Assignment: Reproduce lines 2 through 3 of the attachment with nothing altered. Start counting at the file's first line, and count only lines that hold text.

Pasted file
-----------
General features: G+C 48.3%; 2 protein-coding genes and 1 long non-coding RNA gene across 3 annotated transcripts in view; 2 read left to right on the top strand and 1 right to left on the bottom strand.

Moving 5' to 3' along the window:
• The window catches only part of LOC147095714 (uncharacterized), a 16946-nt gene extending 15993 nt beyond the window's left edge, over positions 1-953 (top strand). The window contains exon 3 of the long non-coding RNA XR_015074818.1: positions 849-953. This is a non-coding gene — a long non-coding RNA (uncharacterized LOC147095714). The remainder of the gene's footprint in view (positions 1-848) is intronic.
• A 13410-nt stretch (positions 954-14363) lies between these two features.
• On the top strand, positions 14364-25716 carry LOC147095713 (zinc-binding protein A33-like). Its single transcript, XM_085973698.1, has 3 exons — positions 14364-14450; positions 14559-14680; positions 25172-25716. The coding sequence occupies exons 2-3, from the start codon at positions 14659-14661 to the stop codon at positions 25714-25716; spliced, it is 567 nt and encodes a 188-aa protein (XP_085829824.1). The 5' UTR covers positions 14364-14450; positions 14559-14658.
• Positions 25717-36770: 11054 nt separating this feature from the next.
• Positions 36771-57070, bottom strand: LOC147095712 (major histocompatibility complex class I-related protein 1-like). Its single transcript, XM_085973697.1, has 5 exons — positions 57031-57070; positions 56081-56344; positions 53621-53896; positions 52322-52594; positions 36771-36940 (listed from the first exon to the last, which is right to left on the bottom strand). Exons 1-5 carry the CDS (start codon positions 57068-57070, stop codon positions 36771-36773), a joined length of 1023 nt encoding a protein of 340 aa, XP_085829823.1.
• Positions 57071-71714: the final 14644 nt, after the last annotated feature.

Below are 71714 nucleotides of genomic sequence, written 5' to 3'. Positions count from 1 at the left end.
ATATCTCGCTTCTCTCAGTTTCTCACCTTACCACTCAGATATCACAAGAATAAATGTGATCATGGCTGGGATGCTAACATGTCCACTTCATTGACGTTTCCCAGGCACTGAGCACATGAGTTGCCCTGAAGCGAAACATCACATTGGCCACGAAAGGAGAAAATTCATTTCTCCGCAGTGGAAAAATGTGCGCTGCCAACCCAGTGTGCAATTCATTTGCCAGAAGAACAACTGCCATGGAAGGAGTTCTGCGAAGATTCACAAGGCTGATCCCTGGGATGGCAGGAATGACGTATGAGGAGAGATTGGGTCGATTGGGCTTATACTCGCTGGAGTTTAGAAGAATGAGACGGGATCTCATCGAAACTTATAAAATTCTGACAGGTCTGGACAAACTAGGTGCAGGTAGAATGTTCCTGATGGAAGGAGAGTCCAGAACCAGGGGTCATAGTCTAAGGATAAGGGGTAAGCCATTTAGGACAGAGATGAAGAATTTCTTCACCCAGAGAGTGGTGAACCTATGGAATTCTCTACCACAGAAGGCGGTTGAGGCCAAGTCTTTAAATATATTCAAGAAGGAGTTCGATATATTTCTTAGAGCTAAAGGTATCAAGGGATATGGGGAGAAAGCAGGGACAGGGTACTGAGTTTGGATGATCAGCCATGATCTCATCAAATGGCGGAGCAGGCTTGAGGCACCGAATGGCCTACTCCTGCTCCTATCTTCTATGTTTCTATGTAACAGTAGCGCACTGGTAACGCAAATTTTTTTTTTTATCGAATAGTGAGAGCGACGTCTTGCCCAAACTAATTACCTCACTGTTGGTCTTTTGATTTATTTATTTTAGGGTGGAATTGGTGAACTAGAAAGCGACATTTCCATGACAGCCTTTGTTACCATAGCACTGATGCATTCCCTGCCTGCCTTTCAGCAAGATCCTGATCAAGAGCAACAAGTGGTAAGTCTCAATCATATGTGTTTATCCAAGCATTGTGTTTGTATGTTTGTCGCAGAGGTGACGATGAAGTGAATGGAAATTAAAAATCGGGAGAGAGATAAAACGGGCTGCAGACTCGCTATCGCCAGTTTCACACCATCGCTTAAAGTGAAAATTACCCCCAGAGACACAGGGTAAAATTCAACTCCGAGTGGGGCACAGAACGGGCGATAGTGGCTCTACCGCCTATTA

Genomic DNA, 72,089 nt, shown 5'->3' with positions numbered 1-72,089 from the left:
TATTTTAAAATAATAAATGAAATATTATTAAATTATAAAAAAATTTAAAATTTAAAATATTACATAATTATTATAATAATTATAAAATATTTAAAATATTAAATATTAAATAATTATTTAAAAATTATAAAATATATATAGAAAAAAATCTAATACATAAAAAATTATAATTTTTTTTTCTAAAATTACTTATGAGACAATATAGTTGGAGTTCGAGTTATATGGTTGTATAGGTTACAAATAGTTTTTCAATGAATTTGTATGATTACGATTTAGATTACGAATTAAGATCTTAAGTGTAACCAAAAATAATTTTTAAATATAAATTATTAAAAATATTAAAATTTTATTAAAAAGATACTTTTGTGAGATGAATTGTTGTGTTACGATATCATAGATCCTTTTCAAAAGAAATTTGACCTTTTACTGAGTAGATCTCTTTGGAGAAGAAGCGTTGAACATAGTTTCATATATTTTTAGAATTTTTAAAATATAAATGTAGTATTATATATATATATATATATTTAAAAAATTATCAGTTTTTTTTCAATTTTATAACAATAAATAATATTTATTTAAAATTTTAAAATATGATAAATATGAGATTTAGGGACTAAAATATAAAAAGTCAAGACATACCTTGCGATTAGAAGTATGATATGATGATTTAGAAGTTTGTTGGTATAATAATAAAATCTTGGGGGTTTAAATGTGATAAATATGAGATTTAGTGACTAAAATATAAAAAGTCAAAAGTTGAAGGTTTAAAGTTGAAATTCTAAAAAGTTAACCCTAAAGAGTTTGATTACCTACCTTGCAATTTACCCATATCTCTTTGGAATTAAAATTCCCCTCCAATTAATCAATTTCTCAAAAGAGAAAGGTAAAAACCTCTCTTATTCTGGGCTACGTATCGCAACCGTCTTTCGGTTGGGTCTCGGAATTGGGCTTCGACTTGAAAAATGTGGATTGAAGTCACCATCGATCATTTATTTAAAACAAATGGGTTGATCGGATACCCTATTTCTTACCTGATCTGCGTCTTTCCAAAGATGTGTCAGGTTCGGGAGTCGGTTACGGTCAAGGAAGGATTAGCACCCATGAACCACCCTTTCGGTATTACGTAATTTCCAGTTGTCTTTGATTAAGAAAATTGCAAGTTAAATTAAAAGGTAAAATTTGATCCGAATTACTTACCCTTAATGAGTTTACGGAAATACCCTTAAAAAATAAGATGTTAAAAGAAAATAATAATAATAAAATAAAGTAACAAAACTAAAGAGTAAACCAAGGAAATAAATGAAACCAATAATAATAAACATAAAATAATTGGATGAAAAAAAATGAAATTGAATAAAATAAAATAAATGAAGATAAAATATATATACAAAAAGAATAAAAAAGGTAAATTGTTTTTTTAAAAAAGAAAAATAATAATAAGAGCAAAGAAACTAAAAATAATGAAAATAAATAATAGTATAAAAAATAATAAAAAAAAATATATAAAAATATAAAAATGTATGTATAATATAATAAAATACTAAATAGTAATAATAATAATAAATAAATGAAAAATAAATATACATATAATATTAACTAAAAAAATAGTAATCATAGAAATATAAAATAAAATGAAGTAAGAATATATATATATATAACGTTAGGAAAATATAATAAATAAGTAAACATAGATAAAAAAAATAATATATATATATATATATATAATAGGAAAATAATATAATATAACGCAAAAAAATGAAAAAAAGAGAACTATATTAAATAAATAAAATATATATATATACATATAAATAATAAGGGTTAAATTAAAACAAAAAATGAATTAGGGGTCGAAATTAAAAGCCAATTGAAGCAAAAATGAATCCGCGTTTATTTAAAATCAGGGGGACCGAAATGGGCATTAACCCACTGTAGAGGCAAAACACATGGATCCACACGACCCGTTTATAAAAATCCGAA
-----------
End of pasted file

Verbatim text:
Moving 5' to 3' along the window:
• The window catches only part of LOC147095714 (uncharacterized), a 16946-nt gene extending 15993 nt beyond the window's left edge, over positions 1-953 (top strand). The window contains exon 3 of the long non-coding RNA XR_015074818.1: positions 849-953. This is a non-coding gene — a long non-coding RNA (uncharacterized LOC147095714). The remainder of the gene's footprint in view (positions 1-848) is intronic.